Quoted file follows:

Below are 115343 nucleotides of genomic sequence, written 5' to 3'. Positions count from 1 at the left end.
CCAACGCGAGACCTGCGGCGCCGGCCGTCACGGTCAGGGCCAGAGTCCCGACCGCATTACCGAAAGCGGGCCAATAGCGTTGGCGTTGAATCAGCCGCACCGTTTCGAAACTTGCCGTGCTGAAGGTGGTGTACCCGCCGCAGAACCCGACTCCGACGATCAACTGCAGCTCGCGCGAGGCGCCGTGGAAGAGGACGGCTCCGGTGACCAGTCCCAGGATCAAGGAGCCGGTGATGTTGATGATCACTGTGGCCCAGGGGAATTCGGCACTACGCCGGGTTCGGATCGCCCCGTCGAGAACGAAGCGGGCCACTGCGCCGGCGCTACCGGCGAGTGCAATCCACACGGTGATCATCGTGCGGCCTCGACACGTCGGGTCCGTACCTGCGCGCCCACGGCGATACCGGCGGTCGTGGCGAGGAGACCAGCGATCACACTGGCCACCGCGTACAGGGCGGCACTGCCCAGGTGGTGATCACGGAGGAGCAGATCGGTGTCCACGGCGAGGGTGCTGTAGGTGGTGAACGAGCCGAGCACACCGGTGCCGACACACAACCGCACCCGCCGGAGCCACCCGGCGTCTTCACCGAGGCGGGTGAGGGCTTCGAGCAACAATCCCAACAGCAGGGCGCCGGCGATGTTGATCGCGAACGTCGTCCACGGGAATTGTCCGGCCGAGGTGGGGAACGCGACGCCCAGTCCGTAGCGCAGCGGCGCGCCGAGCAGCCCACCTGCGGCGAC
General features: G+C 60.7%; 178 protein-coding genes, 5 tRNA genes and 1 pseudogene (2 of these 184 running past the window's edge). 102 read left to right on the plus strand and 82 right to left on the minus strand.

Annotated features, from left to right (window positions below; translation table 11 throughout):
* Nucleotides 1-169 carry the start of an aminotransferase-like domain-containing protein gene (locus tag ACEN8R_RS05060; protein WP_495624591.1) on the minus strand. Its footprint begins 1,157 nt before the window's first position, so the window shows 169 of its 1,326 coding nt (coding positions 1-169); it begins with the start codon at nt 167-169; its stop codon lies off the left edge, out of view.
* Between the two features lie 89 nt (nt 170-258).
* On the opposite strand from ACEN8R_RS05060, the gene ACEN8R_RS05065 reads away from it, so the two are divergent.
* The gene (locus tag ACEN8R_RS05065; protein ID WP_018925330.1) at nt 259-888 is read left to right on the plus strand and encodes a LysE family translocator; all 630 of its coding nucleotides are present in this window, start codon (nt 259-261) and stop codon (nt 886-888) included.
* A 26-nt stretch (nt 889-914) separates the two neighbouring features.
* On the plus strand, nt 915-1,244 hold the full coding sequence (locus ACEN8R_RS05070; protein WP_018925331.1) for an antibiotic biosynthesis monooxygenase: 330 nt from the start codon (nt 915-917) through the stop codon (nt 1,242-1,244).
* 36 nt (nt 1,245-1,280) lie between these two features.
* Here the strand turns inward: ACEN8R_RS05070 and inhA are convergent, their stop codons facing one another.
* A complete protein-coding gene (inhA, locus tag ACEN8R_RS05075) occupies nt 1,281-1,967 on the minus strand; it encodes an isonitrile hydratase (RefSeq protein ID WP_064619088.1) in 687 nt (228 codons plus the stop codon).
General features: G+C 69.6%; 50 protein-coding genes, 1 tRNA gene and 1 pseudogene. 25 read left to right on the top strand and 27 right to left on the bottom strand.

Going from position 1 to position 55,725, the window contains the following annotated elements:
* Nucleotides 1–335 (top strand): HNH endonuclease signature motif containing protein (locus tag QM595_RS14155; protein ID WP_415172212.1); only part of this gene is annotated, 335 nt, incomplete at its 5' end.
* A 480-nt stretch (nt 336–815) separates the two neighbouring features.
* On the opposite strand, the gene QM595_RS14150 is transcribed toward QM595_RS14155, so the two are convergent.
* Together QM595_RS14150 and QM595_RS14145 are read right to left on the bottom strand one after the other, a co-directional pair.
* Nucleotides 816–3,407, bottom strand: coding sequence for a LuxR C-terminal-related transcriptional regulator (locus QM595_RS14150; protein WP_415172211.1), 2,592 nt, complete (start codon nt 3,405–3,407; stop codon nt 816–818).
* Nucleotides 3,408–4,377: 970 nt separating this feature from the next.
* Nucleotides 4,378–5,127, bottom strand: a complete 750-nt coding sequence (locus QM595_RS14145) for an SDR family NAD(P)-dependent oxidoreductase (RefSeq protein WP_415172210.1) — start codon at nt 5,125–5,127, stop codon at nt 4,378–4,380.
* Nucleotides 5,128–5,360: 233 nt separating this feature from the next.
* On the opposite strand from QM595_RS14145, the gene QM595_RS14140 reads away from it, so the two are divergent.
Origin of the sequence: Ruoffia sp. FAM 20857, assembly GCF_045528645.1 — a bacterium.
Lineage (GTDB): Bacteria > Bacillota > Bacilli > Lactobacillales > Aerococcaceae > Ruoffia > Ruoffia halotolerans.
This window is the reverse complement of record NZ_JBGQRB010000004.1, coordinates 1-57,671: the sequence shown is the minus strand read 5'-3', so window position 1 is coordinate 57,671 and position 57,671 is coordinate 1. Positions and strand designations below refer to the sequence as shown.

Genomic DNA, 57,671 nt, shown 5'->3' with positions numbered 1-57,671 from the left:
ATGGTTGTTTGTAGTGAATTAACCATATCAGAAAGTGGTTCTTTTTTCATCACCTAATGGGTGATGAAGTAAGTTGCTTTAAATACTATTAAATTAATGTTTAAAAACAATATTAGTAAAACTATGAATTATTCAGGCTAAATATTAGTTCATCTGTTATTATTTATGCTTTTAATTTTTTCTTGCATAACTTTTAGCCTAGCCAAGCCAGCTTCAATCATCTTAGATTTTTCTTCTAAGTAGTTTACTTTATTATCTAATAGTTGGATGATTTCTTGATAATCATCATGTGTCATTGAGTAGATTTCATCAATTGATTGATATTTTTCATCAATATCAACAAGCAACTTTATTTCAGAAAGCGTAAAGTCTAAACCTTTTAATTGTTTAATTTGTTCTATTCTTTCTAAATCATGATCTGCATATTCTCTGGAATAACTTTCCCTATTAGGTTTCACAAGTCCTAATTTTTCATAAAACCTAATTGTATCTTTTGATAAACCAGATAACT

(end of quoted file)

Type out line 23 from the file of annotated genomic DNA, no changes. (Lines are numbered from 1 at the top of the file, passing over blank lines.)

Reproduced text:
* Nucleotides 5,128–5,360: 233 nt separating this feature from the next.